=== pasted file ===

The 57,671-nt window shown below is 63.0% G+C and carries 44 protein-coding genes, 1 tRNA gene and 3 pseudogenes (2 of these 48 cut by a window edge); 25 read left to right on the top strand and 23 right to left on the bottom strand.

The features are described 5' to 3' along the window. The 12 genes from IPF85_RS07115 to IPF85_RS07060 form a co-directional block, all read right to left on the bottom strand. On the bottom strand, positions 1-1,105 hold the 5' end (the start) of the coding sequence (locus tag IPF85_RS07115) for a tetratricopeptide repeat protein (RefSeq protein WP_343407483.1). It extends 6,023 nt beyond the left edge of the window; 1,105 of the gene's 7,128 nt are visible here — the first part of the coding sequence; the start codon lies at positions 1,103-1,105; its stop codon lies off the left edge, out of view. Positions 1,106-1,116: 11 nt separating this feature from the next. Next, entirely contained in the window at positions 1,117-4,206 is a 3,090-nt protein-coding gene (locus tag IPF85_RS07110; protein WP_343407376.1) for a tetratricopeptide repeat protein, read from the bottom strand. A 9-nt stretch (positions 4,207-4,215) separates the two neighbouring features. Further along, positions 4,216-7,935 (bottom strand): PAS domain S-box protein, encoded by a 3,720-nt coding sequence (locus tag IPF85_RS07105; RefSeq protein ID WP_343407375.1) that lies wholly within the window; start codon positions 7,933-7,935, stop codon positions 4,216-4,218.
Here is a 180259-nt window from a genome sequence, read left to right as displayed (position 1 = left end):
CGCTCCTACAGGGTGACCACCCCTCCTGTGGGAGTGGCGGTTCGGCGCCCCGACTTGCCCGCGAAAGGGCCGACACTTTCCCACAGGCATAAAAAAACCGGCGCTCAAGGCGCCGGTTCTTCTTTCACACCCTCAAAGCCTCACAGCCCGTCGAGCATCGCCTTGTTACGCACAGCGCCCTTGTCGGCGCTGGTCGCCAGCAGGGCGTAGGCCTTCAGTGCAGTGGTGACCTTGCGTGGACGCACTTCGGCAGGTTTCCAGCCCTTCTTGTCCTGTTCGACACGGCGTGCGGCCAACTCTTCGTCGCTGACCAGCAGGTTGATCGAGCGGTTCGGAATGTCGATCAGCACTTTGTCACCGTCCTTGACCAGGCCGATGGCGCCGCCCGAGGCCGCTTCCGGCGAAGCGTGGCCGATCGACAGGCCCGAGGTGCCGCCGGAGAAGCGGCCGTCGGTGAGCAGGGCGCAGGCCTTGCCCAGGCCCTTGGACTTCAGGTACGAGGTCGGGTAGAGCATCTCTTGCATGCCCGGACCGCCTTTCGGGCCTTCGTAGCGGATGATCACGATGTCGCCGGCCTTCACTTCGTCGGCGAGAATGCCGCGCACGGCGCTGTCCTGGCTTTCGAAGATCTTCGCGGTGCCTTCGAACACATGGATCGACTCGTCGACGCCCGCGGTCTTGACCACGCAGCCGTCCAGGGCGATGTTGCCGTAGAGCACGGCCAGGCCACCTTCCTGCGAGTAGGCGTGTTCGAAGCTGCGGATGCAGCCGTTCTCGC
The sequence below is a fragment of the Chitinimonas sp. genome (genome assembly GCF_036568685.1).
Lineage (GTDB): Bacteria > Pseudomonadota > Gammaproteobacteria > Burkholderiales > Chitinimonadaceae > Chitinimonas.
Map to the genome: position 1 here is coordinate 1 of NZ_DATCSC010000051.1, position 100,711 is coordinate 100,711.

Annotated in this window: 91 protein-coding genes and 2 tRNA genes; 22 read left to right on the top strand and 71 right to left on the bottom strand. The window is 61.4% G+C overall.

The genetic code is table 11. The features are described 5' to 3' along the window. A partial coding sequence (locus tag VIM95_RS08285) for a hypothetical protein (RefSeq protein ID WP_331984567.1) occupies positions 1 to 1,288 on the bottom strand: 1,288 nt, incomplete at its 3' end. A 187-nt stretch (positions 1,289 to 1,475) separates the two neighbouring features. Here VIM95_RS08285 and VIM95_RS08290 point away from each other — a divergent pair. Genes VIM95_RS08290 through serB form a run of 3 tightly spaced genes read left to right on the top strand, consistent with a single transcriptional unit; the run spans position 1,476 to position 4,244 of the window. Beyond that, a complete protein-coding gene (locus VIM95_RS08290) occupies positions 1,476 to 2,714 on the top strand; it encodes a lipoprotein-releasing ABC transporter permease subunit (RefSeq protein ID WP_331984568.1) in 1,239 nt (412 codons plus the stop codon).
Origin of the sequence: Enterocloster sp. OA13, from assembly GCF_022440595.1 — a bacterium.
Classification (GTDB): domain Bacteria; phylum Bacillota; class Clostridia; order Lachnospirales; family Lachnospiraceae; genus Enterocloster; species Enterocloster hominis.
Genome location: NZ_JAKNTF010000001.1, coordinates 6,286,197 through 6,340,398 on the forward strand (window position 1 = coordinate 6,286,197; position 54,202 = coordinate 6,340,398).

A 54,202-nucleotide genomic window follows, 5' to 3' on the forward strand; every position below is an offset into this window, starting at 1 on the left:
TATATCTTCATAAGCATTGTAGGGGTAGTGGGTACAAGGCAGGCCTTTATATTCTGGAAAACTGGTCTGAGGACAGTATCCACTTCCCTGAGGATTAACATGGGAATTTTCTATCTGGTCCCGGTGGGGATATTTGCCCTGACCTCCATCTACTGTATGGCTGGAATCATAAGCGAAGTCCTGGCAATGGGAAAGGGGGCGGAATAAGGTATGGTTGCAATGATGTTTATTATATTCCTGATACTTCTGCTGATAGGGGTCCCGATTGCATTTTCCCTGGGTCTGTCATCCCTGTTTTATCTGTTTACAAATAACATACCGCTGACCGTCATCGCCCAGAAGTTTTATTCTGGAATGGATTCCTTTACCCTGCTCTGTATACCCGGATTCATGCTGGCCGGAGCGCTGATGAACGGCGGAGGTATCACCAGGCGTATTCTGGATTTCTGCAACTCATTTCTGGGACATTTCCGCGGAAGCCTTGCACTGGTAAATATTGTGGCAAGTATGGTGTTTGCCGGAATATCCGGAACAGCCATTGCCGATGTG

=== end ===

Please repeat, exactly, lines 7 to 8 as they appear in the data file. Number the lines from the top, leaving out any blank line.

Map to the genome: position 1 here is coordinate 1 of NZ_DATCSC010000051.1, position 100,711 is coordinate 100,711.

Annotated in this window: 91 protein-coding genes and 2 tRNA genes; 22 read left to right on the top strand and 71 right to left on the bottom strand. The window is 61.4% G+C overall.